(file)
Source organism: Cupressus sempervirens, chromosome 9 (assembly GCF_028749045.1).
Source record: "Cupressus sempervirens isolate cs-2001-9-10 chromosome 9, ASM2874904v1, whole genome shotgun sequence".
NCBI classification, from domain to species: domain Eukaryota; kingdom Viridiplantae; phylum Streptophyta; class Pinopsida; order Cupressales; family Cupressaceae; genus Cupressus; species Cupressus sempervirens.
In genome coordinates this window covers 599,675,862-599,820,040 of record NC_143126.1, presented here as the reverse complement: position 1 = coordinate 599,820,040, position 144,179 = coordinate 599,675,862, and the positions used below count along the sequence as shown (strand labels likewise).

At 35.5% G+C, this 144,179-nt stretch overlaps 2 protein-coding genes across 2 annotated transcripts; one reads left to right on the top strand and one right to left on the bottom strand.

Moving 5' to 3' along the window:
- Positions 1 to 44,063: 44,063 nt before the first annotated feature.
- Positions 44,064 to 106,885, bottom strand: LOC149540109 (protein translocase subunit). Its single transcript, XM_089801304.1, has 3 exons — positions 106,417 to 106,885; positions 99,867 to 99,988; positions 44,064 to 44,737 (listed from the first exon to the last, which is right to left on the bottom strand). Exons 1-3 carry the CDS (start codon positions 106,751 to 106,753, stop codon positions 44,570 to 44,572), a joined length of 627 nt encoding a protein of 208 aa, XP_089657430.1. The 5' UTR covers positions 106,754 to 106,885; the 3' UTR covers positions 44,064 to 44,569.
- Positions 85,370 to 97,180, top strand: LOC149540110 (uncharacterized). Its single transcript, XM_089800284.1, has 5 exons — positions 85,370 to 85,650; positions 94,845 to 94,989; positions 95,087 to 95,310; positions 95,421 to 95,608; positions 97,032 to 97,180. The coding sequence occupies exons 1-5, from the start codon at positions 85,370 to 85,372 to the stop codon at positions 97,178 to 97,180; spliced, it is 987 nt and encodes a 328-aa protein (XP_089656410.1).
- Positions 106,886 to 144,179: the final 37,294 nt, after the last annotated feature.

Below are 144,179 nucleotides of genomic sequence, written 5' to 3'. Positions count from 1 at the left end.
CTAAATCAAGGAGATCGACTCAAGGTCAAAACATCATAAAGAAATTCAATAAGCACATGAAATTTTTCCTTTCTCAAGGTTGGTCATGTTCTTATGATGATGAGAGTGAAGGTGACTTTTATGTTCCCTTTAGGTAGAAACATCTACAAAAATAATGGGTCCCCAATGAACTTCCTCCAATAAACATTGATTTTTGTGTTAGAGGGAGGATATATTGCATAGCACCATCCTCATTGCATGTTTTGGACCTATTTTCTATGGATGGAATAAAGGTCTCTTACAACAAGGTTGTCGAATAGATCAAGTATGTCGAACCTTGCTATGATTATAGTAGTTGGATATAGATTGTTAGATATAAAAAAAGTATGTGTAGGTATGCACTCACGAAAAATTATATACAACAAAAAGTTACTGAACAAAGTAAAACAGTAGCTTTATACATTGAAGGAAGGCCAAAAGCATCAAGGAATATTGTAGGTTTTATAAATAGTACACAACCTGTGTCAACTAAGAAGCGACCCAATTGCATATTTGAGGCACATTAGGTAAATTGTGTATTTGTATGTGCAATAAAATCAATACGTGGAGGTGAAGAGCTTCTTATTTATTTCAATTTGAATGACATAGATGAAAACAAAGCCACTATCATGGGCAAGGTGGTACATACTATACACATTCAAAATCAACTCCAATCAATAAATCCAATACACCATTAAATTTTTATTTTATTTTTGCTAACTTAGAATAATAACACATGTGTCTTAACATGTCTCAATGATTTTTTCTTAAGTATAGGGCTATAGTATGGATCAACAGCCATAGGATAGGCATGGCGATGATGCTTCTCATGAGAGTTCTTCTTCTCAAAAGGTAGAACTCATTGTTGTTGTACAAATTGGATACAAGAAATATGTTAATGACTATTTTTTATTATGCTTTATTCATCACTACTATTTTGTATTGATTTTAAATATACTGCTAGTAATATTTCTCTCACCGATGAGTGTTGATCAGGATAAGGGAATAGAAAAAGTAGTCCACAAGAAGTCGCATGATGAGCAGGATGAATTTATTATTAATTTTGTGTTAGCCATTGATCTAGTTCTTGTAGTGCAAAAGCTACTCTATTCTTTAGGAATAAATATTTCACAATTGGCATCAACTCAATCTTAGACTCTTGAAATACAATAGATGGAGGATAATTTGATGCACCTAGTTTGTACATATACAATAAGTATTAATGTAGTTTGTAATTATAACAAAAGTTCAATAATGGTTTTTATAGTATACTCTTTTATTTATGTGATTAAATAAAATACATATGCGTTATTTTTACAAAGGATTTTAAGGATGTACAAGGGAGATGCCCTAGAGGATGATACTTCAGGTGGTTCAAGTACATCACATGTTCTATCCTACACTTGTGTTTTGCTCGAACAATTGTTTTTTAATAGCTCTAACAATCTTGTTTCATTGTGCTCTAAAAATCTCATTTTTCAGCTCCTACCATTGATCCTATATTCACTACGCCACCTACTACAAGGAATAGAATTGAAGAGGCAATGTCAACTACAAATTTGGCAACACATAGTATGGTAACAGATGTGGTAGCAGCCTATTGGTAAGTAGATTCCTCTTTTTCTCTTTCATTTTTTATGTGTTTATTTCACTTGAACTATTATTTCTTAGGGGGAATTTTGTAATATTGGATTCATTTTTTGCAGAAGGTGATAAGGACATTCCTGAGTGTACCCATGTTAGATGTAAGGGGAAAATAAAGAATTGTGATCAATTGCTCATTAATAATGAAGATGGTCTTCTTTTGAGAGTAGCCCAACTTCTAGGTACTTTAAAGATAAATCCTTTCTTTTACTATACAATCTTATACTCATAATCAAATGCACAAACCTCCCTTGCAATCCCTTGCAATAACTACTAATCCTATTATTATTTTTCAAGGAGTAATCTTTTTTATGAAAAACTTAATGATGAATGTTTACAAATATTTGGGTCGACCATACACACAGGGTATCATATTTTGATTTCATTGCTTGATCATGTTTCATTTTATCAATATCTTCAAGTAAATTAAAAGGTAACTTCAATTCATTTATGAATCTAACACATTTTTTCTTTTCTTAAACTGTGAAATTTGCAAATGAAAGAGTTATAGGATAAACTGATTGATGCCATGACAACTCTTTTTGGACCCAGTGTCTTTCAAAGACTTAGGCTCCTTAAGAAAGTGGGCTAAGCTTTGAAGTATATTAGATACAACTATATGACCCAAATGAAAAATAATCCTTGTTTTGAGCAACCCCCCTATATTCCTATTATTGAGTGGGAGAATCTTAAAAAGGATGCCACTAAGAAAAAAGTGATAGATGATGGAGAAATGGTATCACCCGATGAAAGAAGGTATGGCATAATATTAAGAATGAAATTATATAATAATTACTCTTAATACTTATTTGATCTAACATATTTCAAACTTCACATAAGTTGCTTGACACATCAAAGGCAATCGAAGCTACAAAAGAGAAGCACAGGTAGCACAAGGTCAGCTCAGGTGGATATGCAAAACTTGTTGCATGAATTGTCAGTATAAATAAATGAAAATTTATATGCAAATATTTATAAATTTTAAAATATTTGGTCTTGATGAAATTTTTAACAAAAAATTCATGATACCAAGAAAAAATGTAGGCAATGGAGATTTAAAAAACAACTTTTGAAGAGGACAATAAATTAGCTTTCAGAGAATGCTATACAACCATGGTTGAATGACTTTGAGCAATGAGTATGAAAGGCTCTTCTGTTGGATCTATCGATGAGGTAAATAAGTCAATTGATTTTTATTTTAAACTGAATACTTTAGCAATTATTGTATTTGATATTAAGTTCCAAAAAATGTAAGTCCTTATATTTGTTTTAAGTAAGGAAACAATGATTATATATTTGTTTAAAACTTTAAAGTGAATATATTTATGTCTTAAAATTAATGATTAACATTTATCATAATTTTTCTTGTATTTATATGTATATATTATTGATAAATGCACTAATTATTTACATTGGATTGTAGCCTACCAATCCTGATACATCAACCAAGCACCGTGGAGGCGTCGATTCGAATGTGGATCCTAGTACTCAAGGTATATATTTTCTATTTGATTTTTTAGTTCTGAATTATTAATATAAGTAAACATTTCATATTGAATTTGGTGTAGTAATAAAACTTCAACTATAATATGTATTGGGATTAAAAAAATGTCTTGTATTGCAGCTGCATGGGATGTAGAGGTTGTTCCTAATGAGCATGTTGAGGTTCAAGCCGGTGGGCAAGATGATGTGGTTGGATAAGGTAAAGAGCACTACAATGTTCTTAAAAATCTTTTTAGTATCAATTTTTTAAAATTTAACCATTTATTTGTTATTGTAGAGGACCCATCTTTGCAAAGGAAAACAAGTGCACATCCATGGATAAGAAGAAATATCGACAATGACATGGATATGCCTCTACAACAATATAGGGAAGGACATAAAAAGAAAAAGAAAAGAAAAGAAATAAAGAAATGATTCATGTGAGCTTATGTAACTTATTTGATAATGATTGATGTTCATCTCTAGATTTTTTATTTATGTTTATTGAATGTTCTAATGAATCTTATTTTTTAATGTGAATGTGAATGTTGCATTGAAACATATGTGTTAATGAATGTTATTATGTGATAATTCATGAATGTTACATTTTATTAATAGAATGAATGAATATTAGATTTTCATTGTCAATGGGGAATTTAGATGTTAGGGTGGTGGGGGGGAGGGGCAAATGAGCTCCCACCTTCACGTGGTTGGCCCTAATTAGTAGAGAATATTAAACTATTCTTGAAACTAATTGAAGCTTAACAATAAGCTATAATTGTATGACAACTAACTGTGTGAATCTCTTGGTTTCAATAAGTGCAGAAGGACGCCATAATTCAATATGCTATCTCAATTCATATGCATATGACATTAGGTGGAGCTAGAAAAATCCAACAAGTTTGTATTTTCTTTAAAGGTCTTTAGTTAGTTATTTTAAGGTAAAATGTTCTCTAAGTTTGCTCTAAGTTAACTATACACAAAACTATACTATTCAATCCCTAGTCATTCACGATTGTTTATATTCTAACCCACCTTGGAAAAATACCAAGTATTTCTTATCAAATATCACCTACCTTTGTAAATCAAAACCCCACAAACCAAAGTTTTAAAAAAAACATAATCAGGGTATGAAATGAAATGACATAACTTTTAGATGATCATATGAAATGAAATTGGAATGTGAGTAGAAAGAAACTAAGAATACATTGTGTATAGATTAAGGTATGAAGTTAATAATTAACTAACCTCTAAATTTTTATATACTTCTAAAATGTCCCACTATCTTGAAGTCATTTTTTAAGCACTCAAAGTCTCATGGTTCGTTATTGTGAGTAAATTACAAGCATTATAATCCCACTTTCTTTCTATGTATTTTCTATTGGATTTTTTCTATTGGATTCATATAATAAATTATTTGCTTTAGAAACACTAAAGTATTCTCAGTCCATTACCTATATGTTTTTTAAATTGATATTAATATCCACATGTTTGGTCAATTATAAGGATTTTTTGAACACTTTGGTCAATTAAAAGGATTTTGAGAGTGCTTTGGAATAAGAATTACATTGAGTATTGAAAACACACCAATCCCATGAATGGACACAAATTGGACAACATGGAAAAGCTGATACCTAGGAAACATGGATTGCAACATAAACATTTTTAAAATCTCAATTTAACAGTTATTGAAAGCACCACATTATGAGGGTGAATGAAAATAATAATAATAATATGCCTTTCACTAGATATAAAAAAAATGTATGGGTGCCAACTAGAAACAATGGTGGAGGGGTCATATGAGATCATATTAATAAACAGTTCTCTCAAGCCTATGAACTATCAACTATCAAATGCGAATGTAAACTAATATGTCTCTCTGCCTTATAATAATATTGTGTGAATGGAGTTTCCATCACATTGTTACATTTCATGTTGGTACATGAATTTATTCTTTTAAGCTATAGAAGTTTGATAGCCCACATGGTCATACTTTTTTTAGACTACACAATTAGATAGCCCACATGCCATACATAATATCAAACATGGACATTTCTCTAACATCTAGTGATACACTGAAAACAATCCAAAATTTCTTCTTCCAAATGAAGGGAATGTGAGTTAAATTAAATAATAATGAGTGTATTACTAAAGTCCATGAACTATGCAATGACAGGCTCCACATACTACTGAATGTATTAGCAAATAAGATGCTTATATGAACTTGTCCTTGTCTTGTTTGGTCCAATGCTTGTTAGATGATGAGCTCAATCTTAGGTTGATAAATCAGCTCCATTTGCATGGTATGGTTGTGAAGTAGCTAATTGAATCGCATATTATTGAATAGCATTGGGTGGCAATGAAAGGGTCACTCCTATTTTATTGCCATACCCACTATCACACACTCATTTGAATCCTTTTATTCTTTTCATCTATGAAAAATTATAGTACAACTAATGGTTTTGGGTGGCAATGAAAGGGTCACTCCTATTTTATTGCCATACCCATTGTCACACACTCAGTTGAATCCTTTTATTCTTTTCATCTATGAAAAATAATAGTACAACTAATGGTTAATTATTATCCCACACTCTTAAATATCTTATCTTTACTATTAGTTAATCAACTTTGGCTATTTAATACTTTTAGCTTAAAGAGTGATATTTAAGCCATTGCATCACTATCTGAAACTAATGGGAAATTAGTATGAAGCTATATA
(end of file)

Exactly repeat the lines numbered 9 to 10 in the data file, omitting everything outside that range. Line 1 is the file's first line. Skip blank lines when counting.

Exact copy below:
- Positions 85,370 to 97,180, top strand: LOC149540110 (uncharacterized). Its single transcript, XM_089800284.1, has 5 exons — positions 85,370 to 85,650; positions 94,845 to 94,989; positions 95,087 to 95,310; positions 95,421 to 95,608; positions 97,032 to 97,180. The coding sequence occupies exons 1-5, from the start codon at positions 85,370 to 85,372 to the stop codon at positions 97,178 to 97,180; spliced, it is 987 nt and encodes a 328-aa protein (XP_089656410.1).
- Positions 106,886 to 144,179: the final 37,294 nt, after the last annotated feature.